Bromsgrove gravestones for railway workers restored

Graves in about 1950 The deterioration of the gravestones began after they were vandalised in the 1950s

The gravestones of two railway workers killed in Worcestershire have been restored after £10,000 was donated.

Thomas Scaife, 23, and Joseph Rutherford, 32, died after the boiler of an experimental locomotive they were working on exploded on the Lickey incline, Bromsgrove.

They were buried at St John's the Baptist Church in the town.

Ten organisations donated the money to restore the gravestones marking the tragedy on 10 November 1840.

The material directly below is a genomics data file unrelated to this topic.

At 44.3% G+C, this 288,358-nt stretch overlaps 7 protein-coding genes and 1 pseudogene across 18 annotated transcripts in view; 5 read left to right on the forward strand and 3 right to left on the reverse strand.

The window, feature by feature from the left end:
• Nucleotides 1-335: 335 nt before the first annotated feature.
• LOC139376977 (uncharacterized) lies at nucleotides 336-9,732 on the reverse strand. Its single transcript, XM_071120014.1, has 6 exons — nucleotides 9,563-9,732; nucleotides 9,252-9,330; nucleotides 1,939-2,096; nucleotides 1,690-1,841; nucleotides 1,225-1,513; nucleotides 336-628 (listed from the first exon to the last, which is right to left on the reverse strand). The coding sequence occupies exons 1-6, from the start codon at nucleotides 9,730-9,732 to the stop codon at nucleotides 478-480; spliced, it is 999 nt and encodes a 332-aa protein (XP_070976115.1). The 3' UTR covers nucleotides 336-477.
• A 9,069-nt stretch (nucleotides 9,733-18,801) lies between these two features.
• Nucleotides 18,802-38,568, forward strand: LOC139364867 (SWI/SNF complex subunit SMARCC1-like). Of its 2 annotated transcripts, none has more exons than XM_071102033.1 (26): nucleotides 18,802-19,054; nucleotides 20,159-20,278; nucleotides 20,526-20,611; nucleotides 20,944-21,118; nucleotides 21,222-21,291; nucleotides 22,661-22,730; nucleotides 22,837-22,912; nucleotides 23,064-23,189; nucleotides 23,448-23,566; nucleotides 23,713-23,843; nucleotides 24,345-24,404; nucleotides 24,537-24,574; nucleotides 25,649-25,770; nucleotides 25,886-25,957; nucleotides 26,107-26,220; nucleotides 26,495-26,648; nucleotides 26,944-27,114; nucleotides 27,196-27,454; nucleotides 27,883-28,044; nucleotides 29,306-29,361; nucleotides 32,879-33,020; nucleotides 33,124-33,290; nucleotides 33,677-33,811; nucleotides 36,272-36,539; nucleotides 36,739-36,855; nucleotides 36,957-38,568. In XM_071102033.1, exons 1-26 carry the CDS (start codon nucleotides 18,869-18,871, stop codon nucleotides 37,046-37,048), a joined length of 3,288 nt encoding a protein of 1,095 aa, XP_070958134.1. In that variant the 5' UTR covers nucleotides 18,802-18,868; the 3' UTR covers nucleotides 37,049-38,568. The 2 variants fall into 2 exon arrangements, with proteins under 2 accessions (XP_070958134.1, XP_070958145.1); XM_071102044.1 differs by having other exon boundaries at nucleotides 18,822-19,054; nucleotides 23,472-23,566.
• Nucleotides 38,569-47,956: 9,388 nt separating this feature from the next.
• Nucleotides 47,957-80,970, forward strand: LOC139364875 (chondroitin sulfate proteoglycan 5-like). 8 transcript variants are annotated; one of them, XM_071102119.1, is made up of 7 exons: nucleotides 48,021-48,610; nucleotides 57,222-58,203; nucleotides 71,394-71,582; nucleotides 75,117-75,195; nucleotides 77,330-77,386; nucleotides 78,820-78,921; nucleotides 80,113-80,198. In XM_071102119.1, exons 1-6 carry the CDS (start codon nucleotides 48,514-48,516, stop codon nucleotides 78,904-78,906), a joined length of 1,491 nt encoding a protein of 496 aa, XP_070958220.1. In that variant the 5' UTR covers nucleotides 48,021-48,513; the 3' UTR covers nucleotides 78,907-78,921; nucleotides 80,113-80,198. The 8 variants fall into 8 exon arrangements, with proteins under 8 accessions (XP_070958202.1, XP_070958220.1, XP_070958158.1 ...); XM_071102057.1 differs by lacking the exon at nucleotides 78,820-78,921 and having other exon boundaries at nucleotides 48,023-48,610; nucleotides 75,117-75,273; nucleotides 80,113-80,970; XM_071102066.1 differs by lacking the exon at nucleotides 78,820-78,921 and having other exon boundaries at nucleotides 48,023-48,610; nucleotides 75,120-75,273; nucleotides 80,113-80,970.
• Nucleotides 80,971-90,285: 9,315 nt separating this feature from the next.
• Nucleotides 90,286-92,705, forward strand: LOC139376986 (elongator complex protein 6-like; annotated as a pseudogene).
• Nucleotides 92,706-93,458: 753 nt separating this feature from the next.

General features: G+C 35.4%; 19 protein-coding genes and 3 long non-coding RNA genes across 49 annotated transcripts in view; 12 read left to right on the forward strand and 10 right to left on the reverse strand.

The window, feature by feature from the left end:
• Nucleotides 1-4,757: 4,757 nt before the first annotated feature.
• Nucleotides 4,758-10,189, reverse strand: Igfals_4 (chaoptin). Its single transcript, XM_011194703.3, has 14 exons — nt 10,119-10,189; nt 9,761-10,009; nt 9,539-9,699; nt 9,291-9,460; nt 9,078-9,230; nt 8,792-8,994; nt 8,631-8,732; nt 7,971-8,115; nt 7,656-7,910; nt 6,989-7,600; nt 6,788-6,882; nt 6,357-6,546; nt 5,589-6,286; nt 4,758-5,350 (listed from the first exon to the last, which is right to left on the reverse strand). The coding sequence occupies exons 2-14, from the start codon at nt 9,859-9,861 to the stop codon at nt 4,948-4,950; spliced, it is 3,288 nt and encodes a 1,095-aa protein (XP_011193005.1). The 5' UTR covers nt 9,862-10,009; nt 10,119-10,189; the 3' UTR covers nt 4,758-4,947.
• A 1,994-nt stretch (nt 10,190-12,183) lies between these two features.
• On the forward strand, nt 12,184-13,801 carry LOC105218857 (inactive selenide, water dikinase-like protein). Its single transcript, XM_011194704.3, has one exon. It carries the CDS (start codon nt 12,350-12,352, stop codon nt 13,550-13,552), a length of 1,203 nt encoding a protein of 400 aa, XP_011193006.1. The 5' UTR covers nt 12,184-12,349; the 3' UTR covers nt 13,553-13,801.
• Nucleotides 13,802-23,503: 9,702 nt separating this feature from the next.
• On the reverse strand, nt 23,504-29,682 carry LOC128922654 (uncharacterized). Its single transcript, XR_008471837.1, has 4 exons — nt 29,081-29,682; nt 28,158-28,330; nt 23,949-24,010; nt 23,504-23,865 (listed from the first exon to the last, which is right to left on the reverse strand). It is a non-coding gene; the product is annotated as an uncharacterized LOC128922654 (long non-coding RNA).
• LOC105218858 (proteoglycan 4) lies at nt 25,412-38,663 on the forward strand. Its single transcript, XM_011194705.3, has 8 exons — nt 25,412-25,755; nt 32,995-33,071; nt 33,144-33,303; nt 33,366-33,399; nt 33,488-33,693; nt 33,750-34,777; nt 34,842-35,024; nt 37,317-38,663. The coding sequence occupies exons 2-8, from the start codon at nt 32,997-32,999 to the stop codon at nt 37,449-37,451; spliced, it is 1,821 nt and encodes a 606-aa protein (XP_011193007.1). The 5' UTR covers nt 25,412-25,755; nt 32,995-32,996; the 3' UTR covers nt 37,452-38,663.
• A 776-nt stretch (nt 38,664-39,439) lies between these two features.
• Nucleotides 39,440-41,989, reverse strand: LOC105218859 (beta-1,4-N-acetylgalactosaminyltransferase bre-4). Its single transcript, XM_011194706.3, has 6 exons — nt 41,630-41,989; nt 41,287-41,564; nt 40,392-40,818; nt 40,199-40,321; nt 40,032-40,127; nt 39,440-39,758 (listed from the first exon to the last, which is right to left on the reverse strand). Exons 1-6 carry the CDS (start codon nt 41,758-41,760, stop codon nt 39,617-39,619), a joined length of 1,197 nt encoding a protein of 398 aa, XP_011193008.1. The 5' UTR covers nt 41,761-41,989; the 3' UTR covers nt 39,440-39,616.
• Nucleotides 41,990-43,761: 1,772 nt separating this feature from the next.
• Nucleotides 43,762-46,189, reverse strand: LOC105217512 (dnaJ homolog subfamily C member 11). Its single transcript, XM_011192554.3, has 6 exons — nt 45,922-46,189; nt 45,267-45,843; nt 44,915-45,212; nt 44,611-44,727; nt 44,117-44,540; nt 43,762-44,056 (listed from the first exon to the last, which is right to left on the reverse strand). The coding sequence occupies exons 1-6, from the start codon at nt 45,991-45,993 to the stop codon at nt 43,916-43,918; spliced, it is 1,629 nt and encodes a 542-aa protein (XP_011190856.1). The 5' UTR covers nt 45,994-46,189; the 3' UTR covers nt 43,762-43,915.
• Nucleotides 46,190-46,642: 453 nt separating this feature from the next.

The Railway Heritage Trust (RHT) donated half of the money needed.

Andy Savage, executive director of the trust, said the site of the graves was "an unusual piece of railway heritage".

He said: "I hope that it is a mark of respect for the two men and it encourages people to visit the graves and Bromsgrove."

Little was known of the two men, said Mr Savage, besides their ages and that Mr Rutherford was married.

Alastair Moseley, from the church and a railway enthusiast, started the fundraising because his father John used to take him to visit the graves as a child.

He said: "Lots of people are always asking to see them and there will be a lot of interest again now they're restored."

Restored graves Ten organisations donated the money to restore the gravestones

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